Boy Scouts of America isn’t limited to boys in elementary and middle school level. Its Explorer program is geared to high school students up to age 21.
“It’s a career-based program that exposes youth to one or the other of some basic clusters such as aviation, fire, communications, science — that type of thing. Currently we have one Explorer program, an aviation program at the St. Croix Educational Complex,” Dow said, adding anyone can join.
There also are scholarships available for young people who are part of those programs.
There is money in the programs. One of our girls from the aviation program, she was the salutatorian in Central this year,” he said in reference to St. Croix Central High School. “I put her up for a scholarship and she got it.”
Dow said the scholarships come in handy for students who may not otherwise have funds to attend college.
“So a kid doesn’t have to have a 3.95 GPA to get a scholarship,” he said. “All these programs get them recognition and find ways for Scouts to achieve their goals. Advancement in all these programs takes them from one level to the next and you can’t beat that.”
As the Boy Scouts of America is a nonprofit organization, it depends on philanthropic donations and volunteers, according to Baron.
Funding, however, especially in the Virgin Islands, is often a struggle, Dow said.
“One of the things we have to do is appeal to the community on a consistent basis to request assistance,” he said. “Other than just simply funding, which is very important, the other important thing we need is adults in the community who are prepared to give some of their time to working with the young people.”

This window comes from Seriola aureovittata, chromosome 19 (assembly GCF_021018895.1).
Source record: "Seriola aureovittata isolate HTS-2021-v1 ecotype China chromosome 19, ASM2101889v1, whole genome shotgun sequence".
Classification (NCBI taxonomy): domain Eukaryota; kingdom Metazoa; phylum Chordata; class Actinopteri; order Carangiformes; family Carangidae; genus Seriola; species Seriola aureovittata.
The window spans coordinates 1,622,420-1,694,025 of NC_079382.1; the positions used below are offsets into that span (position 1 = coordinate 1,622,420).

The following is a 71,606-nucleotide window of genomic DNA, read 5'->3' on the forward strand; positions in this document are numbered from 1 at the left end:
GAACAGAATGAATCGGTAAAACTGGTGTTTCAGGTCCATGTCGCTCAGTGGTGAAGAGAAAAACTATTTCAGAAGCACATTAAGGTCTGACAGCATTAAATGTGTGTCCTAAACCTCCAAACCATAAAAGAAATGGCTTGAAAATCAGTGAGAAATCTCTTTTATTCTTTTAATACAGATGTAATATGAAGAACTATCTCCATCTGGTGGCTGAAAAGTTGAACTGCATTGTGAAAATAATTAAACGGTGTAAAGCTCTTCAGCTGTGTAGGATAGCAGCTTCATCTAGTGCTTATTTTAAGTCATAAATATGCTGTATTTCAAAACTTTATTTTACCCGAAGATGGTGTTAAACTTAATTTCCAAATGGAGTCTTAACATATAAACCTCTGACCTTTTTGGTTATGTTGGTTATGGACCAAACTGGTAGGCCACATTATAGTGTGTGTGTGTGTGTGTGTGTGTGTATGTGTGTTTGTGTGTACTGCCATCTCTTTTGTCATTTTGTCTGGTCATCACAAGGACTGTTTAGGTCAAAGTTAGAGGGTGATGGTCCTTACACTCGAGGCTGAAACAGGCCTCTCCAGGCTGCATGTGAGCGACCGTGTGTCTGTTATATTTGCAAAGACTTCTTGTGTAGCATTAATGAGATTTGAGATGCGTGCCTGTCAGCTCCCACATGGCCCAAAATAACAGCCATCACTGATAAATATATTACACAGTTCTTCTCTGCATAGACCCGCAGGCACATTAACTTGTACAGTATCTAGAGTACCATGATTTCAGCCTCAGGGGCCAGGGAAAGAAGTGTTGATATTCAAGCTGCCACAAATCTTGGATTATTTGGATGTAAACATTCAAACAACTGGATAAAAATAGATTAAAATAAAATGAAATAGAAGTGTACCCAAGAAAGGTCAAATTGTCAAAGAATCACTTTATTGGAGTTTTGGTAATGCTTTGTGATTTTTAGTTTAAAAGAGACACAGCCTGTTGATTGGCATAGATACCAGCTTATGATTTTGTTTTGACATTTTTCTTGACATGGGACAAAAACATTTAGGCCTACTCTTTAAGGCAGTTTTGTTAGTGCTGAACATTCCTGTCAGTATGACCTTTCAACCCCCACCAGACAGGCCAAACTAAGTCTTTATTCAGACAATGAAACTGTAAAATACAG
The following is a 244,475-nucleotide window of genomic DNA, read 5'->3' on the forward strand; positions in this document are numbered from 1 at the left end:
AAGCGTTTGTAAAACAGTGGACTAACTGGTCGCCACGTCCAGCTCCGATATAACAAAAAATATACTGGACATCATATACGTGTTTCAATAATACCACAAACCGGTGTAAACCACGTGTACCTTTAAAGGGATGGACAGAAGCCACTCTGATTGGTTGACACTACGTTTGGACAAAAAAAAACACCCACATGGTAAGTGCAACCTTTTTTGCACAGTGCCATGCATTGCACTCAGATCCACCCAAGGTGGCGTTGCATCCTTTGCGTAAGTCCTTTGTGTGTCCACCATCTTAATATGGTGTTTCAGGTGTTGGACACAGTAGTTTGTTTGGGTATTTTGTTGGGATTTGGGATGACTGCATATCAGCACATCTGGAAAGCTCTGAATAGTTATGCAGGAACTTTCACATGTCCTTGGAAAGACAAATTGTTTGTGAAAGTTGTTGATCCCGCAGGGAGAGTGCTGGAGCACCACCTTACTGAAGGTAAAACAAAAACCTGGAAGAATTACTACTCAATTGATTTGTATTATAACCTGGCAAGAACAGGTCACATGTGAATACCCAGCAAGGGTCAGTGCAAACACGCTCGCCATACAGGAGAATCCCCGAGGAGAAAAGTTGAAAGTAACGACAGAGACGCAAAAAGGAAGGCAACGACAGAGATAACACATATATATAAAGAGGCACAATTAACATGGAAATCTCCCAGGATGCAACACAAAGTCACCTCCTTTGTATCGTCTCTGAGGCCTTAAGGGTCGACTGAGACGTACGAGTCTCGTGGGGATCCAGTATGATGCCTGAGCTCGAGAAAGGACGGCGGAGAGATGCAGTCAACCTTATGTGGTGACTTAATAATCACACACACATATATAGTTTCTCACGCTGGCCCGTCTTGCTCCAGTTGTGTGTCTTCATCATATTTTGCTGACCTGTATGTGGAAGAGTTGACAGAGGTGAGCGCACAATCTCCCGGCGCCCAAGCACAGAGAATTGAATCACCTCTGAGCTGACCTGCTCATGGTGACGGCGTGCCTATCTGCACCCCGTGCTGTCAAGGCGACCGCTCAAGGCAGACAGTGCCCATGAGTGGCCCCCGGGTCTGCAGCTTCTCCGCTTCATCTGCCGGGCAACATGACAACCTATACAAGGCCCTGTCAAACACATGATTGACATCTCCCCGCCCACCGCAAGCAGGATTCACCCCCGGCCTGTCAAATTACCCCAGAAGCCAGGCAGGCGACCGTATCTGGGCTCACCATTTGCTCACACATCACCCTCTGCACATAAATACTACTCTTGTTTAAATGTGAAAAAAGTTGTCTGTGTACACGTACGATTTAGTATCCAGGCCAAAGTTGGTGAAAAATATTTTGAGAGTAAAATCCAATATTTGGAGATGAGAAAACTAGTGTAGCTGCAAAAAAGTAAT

That’s where Francis comes in. Larson said that Francis, a volunteer, is the district chairman for the territory.
“He is the district chairman, and it’s the top volunteer position in the Virgin Islands for all the scouting,” he said.
Francis, who said he learned to cook and communicate with others when he was a young Scout, believes that more young men throughout the Virgin Islands can benefit from the mentoring and discipline that it provides.
“All In all, I would encourage any parent if they have young boys to take part in scouting,” he said. “It made a difference in my life and I will always speak of that. Scouting is the way to go — it’s an alternative to violence and it’s fun.”
Dow said adult support is a definite need, especially male support, noting that mothers are more supportive of scouting than fathers.
“We need adults to come forward now and help us continue benefiting the community and we struggle with that — finding adults to help out with the kids,” Dow said. You don’t need any experience. It’s not difficult to do, it just requires some interest.”
Dow, using himself as an example, said it is never too late to become a Scout.
“I was never a Scout, I became a Scout as* an adult 26 years ago,” he said. “Principally because I always wanted to be, but I was busy as a teenager doing other stuff. So when I was asked, 1 jumped to it. It was something 1 was interested in, and of all the boards I’ve been on it’s the only one I stayed on for so long.”
He added that serious matters aside, the program gives youth a chance to have fun and make lasting memories.
“Many persons you speak to, such as former Lt. Gov. Francis, will tell you as a Scout you will most likely have dozens of memories,” Dow said. “I haven’t come across any adult who was a Scout who doesn’t have wonderful memories or who doesn’t speak of the opportunities that it gave them,” Dow said.
In addition to Francis, Police Commissioner Delroy Richards, Sr., Gov. Kenneth Mapp and Superior Court Judge Darryl Donohue are examples of notable Virgin Islanders and former Boy Scouts.
Adults Interested in volunteering and young boys Interested in becoming a Scout — as well as those who wish to donate — can contact any known adult in active units or call Dow at 340-277-2655 or Larson at 301-214-9101.
Photo Caption: Awquen Irish from Boy Scouts Troop 227, from St. Croix, gets blasted by a wave on the first day of river running during the Scouts Whitewater rafting trip down the Salmon River in northern Idaho.